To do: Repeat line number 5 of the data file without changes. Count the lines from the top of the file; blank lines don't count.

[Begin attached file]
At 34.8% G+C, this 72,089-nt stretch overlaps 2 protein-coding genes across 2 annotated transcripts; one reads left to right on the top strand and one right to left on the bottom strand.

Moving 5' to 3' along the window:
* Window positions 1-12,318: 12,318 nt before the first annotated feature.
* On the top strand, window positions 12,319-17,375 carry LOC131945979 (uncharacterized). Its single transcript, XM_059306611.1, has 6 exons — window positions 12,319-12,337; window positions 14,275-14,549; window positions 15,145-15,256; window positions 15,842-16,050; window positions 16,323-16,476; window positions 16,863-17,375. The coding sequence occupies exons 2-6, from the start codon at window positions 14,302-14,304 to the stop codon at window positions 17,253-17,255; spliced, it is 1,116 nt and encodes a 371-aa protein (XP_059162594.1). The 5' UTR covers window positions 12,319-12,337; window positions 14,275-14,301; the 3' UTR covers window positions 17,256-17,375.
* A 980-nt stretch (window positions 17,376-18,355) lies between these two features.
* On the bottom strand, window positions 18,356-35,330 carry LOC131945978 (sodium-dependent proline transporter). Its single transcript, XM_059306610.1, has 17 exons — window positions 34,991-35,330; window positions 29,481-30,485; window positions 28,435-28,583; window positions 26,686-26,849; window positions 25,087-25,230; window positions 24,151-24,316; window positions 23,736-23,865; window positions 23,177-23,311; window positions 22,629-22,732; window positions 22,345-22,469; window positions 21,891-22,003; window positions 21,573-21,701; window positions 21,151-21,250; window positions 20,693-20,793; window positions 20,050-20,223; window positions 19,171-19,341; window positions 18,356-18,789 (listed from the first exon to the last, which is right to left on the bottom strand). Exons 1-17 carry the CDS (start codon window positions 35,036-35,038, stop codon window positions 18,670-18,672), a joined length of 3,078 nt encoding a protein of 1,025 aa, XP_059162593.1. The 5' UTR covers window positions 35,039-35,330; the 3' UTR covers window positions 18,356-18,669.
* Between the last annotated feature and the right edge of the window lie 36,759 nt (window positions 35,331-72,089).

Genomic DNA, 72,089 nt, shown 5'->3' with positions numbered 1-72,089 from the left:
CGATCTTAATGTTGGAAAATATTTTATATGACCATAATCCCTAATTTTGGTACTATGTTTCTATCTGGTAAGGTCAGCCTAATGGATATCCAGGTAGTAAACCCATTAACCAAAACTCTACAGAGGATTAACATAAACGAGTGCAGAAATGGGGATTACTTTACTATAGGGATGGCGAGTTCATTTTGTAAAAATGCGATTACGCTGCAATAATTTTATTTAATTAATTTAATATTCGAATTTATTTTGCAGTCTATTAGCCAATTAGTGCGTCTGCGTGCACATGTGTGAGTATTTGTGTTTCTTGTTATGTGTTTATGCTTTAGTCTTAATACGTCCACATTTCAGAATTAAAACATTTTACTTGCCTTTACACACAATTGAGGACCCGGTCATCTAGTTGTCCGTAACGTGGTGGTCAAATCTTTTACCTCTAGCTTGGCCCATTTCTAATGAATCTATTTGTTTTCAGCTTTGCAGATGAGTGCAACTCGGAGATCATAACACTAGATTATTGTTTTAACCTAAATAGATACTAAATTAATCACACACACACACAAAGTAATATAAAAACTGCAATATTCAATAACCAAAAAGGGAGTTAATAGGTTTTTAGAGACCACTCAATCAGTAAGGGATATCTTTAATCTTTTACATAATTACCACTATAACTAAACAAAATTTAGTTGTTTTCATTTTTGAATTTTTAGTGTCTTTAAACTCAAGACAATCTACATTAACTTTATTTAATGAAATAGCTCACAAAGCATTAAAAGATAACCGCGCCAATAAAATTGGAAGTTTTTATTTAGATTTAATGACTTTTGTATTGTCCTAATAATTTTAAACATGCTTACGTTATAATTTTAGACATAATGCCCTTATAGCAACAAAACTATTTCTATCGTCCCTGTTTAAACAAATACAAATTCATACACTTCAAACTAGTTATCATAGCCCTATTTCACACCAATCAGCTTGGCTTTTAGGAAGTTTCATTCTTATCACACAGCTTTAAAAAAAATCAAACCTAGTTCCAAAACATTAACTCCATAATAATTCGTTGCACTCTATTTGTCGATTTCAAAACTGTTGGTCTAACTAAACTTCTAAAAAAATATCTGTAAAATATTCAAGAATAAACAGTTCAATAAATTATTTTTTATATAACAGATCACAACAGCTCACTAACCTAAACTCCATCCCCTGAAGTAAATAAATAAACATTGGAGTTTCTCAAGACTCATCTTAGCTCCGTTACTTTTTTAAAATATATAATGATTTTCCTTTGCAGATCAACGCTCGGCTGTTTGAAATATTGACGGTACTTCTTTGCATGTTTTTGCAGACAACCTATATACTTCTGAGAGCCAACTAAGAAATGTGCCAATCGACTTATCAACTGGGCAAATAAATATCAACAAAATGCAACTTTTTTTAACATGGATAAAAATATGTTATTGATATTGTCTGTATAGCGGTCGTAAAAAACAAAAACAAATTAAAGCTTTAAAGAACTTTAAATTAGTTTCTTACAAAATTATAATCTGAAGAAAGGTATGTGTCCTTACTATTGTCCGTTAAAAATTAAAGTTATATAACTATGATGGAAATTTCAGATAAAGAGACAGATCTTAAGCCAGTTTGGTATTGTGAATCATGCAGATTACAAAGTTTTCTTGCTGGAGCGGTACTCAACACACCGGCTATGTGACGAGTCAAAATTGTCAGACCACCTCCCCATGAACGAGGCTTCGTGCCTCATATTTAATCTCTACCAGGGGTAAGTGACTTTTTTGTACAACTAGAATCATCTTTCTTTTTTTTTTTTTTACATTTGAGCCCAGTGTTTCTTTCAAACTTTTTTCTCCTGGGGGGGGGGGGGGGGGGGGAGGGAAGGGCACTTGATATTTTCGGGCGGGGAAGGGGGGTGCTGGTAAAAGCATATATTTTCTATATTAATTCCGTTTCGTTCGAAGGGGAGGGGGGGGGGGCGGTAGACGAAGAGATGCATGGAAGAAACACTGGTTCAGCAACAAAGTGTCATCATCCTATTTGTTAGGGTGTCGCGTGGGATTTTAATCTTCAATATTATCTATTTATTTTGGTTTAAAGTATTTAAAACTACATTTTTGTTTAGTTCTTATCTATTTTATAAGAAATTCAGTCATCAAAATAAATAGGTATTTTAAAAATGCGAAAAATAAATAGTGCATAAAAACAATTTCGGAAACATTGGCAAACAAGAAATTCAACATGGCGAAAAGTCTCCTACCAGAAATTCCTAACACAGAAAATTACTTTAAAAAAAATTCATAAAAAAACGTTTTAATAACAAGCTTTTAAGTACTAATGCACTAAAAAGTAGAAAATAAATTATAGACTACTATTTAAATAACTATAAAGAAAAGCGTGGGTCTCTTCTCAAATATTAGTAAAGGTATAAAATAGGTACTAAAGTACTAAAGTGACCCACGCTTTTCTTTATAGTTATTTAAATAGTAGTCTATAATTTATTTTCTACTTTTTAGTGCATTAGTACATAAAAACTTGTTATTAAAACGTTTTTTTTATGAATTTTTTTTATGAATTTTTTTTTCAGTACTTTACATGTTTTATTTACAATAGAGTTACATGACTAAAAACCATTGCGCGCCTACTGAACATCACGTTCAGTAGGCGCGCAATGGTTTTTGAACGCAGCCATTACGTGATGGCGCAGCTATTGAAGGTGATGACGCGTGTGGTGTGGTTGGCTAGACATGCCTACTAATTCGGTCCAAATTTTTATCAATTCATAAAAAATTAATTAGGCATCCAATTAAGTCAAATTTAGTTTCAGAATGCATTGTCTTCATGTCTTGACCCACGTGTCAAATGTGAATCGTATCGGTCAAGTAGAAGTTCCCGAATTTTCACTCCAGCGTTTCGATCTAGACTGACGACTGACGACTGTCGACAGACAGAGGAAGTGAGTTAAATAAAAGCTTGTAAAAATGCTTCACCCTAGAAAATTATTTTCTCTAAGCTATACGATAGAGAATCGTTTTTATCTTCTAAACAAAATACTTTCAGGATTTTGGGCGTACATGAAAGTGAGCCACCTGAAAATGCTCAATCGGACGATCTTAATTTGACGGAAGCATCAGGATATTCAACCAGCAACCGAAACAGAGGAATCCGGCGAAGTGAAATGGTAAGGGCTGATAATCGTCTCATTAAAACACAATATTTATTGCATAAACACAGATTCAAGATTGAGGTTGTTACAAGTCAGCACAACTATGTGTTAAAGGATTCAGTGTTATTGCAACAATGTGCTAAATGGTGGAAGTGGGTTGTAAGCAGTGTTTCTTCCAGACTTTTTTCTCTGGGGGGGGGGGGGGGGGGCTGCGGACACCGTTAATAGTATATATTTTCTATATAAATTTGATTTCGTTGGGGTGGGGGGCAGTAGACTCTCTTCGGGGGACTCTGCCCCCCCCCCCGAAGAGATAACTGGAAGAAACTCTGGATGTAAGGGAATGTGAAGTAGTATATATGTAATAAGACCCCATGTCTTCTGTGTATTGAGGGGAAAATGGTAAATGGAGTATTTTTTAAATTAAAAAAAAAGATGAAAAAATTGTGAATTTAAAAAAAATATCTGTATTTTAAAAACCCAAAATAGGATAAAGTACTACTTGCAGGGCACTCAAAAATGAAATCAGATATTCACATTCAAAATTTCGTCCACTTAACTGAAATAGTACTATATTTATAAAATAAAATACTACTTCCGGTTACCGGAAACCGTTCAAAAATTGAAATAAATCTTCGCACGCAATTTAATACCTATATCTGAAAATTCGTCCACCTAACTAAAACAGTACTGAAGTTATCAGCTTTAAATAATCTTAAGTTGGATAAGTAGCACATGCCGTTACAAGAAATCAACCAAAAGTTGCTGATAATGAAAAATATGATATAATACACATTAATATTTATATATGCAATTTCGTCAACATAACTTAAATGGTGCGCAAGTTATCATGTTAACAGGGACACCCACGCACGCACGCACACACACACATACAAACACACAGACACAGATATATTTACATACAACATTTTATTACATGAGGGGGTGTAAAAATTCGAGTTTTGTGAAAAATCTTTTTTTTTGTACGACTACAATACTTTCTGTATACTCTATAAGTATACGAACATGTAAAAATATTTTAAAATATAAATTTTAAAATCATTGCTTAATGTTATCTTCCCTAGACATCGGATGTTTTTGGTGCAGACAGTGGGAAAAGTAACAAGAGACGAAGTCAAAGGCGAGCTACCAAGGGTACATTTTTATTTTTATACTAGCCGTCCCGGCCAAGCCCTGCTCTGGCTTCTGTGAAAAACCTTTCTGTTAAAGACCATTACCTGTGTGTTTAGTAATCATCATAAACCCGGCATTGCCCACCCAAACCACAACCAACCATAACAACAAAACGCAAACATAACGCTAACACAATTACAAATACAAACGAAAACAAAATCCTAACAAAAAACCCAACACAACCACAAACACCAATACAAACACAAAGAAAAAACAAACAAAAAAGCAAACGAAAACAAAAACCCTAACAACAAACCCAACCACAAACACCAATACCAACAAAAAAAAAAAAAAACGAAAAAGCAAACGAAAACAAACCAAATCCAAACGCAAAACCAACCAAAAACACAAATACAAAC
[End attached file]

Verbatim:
* A 980-nt stretch (window positions 17,376-18,355) lies between these two features.